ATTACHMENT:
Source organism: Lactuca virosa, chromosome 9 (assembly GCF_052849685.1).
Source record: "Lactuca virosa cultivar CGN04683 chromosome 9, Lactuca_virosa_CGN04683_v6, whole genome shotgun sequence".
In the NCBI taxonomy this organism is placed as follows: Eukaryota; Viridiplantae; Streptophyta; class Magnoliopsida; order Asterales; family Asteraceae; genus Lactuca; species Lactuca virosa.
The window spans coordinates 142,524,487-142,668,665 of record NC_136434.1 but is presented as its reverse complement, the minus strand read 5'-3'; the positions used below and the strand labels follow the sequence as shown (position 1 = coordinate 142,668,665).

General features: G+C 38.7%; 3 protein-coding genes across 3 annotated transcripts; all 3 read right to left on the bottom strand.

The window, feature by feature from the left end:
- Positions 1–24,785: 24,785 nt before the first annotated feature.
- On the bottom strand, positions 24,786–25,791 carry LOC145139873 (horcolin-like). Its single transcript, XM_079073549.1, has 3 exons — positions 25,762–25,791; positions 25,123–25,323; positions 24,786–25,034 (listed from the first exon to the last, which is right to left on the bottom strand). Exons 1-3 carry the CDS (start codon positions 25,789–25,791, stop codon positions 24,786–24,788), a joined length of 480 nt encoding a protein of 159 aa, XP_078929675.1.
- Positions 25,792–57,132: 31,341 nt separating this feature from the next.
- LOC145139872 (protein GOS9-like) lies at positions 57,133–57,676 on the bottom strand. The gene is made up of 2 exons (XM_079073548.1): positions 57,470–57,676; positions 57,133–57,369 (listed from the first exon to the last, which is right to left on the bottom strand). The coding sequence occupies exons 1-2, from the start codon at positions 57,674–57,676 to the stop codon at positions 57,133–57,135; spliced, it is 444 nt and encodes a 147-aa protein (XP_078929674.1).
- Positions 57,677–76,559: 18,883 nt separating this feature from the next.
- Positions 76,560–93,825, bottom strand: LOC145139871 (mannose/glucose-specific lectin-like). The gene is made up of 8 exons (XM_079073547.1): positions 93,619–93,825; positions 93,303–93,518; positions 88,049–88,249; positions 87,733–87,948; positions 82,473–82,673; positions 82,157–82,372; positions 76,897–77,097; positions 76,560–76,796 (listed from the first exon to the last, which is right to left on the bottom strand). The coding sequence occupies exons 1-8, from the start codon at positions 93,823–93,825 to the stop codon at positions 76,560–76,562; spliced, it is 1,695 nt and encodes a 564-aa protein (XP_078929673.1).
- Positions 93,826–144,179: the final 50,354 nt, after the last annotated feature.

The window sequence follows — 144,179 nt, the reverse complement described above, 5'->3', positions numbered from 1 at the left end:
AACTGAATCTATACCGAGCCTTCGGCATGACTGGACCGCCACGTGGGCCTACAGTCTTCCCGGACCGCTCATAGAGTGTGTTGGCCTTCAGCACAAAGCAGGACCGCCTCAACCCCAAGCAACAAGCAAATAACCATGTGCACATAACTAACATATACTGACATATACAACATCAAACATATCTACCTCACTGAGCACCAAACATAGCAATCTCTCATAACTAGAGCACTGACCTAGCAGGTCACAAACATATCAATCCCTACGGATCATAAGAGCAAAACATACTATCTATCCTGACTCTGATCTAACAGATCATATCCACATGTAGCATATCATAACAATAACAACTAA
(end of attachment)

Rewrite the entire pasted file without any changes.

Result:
Source organism: Lactuca virosa, chromosome 9 (assembly GCF_052849685.1).
Source record: "Lactuca virosa cultivar CGN04683 chromosome 9, Lactuca_virosa_CGN04683_v6, whole genome shotgun sequence".
In the NCBI taxonomy this organism is placed as follows: Eukaryota; Viridiplantae; Streptophyta; class Magnoliopsida; order Asterales; family Asteraceae; genus Lactuca; species Lactuca virosa.
The window spans coordinates 142,524,487-142,668,665 of record NC_136434.1 but is presented as its reverse complement, the minus strand read 5'-3'; the positions used below and the strand labels follow the sequence as shown (position 1 = coordinate 142,668,665).

General features: G+C 38.7%; 3 protein-coding genes across 3 annotated transcripts; all 3 read right to left on the bottom strand.

The window, feature by feature from the left end:
- Positions 1–24,785: 24,785 nt before the first annotated feature.
- On the bottom strand, positions 24,786–25,791 carry LOC145139873 (horcolin-like). Its single transcript, XM_079073549.1, has 3 exons — positions 25,762–25,791; positions 25,123–25,323; positions 24,786–25,034 (listed from the first exon to the last, which is right to left on the bottom strand). Exons 1-3 carry the CDS (start codon positions 25,789–25,791, stop codon positions 24,786–24,788), a joined length of 480 nt encoding a protein of 159 aa, XP_078929675.1.
- Positions 25,792–57,132: 31,341 nt separating this feature from the next.
- LOC145139872 (protein GOS9-like) lies at positions 57,133–57,676 on the bottom strand. The gene is made up of 2 exons (XM_079073548.1): positions 57,470–57,676; positions 57,133–57,369 (listed from the first exon to the last, which is right to left on the bottom strand). The coding sequence occupies exons 1-2, from the start codon at positions 57,674–57,676 to the stop codon at positions 57,133–57,135; spliced, it is 444 nt and encodes a 147-aa protein (XP_078929674.1).
- Positions 57,677–76,559: 18,883 nt separating this feature from the next.
- Positions 76,560–93,825, bottom strand: LOC145139871 (mannose/glucose-specific lectin-like). The gene is made up of 8 exons (XM_079073547.1): positions 93,619–93,825; positions 93,303–93,518; positions 88,049–88,249; positions 87,733–87,948; positions 82,473–82,673; positions 82,157–82,372; positions 76,897–77,097; positions 76,560–76,796 (listed from the first exon to the last, which is right to left on the bottom strand). The coding sequence occupies exons 1-8, from the start codon at positions 93,823–93,825 to the stop codon at positions 76,560–76,562; spliced, it is 1,695 nt and encodes a 564-aa protein (XP_078929673.1).
- Positions 93,826–144,179: the final 50,354 nt, after the last annotated feature.

The window sequence follows — 144,179 nt, the reverse complement described above, 5'->3', positions numbered from 1 at the left end:
AACTGAATCTATACCGAGCCTTCGGCATGACTGGACCGCCACGTGGGCCTACAGTCTTCCCGGACCGCTCATAGAGTGTGTTGGCCTTCAGCACAAAGCAGGACCGCCTCAACCCCAAGCAACAAGCAAATAACCATGTGCACATAACTAACATATACTGACATATACAACATCAAACATATCTACCTCACTGAGCACCAAACATAGCAATCTCTCATAACTAGAGCACTGACCTAGCAGGTCACAAACATATCAATCCCTACGGATCATAAGAGCAAAACATACTATCTATCCTGACTCTGATCTAACAGATCATATCCACATGTAGCATATCATAACAATAACAACTAA